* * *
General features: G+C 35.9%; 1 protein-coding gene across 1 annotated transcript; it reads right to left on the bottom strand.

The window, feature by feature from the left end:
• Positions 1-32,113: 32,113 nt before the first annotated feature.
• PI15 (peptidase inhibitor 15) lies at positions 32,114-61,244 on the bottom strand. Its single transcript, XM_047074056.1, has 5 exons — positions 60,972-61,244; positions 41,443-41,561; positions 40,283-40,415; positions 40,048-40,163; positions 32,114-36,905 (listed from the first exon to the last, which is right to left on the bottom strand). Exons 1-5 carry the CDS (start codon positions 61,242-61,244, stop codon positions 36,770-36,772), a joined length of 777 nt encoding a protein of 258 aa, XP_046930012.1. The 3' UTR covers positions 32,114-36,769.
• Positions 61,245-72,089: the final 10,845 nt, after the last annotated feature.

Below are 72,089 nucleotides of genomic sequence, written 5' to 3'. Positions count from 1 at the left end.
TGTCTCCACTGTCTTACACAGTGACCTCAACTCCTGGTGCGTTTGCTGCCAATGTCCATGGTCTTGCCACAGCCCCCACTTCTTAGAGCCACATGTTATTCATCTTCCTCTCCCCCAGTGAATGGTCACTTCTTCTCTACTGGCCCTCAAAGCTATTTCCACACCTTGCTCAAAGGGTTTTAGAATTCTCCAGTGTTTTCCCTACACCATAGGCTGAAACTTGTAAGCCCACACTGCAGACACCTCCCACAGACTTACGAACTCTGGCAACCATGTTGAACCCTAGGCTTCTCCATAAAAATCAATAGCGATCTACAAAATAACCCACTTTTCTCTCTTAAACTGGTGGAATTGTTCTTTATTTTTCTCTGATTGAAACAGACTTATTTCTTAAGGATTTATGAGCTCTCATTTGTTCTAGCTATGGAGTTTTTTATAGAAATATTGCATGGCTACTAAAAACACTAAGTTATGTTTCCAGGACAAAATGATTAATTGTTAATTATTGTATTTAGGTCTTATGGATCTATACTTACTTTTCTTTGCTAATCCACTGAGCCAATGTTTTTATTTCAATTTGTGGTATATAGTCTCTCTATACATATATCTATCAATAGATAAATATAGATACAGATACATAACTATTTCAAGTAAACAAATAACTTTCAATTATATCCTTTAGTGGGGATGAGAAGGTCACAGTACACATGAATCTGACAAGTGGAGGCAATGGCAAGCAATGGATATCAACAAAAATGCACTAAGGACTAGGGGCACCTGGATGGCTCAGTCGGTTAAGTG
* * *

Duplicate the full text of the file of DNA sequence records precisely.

General features: G+C 35.9%; 1 protein-coding gene across 1 annotated transcript; it reads right to left on the bottom strand.

The window, feature by feature from the left end:
• Positions 1-32,113: 32,113 nt before the first annotated feature.
• PI15 (peptidase inhibitor 15) lies at positions 32,114-61,244 on the bottom strand. Its single transcript, XM_047074056.1, has 5 exons — positions 60,972-61,244; positions 41,443-41,561; positions 40,283-40,415; positions 40,048-40,163; positions 32,114-36,905 (listed from the first exon to the last, which is right to left on the bottom strand). Exons 1-5 carry the CDS (start codon positions 61,242-61,244, stop codon positions 36,770-36,772), a joined length of 777 nt encoding a protein of 258 aa, XP_046930012.1. The 3' UTR covers positions 32,114-36,769.
• Positions 61,245-72,089: the final 10,845 nt, after the last annotated feature.

Below are 72,089 nucleotides of genomic sequence, written 5' to 3'. Positions count from 1 at the left end.
TGTCTCCACTGTCTTACACAGTGACCTCAACTCCTGGTGCGTTTGCTGCCAATGTCCATGGTCTTGCCACAGCCCCCACTTCTTAGAGCCACATGTTATTCATCTTCCTCTCCCCCAGTGAATGGTCACTTCTTCTCTACTGGCCCTCAAAGCTATTTCCACACCTTGCTCAAAGGGTTTTAGAATTCTCCAGTGTTTTCCCTACACCATAGGCTGAAACTTGTAAGCCCACACTGCAGACACCTCCCACAGACTTACGAACTCTGGCAACCATGTTGAACCCTAGGCTTCTCCATAAAAATCAATAGCGATCTACAAAATAACCCACTTTTCTCTCTTAAACTGGTGGAATTGTTCTTTATTTTTCTCTGATTGAAACAGACTTATTTCTTAAGGATTTATGAGCTCTCATTTGTTCTAGCTATGGAGTTTTTTATAGAAATATTGCATGGCTACTAAAAACACTAAGTTATGTTTCCAGGACAAAATGATTAATTGTTAATTATTGTATTTAGGTCTTATGGATCTATACTTACTTTTCTTTGCTAATCCACTGAGCCAATGTTTTTATTTCAATTTGTGGTATATAGTCTCTCTATACATATATCTATCAATAGATAAATATAGATACAGATACATAACTATTTCAAGTAAACAAATAACTTTCAATTATATCCTTTAGTGGGGATGAGAAGGTCACAGTACACATGAATCTGACAAGTGGAGGCAATGGCAAGCAATGGATATCAACAAAAATGCACTAAGGACTAGGGGCACCTGGATGGCTCAGTCGGTTAAGTG